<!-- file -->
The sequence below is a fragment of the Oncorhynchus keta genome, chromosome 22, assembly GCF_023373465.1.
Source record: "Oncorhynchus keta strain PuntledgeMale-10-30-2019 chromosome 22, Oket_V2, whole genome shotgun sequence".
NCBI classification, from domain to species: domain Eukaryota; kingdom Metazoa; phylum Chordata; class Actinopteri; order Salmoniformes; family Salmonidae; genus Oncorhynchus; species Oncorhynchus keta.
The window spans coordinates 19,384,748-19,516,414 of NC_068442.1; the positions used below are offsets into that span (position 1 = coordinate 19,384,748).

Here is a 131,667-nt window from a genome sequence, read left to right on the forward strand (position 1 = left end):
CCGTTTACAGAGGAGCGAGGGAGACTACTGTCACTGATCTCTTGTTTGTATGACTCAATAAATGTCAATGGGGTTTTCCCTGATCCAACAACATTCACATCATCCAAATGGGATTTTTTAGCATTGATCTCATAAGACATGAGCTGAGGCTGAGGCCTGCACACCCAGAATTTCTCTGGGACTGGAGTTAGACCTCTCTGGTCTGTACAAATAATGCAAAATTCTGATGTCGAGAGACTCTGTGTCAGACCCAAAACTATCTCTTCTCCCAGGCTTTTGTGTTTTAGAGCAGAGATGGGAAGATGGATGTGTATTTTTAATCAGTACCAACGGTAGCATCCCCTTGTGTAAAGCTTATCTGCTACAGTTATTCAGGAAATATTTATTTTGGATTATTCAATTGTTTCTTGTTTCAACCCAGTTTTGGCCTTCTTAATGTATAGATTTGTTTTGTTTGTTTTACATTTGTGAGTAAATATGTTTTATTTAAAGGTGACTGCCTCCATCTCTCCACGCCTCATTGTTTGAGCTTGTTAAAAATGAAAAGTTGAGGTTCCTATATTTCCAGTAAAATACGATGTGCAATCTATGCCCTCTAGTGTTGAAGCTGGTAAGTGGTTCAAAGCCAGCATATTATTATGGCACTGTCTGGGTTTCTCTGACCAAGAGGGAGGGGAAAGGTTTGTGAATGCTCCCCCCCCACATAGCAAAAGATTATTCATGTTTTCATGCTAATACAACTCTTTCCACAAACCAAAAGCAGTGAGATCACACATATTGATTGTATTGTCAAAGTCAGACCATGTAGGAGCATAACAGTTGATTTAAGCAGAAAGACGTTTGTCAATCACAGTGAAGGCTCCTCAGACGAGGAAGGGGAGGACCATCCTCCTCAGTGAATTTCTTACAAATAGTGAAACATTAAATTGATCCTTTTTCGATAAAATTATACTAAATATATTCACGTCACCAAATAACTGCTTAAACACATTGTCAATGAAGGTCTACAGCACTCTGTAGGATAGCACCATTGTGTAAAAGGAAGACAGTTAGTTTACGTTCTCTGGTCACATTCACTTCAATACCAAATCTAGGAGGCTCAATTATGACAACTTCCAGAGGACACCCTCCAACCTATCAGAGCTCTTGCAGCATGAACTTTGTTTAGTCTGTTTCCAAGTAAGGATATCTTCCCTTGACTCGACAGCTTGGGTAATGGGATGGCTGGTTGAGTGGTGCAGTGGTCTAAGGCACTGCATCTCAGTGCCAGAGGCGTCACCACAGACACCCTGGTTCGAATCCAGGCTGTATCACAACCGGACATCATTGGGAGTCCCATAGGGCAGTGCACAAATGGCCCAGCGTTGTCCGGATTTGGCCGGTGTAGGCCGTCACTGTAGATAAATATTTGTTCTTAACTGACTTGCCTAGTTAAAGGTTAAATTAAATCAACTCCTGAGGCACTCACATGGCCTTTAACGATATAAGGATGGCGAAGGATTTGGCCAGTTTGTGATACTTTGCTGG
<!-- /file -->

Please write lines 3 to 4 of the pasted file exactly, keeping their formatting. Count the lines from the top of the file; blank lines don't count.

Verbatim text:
NCBI classification, from domain to species: domain Eukaryota; kingdom Metazoa; phylum Chordata; class Actinopteri; order Salmoniformes; family Salmonidae; genus Oncorhynchus; species Oncorhynchus keta.
The window spans coordinates 19,384,748-19,516,414 of NC_068442.1; the positions used below are offsets into that span (position 1 = coordinate 19,384,748).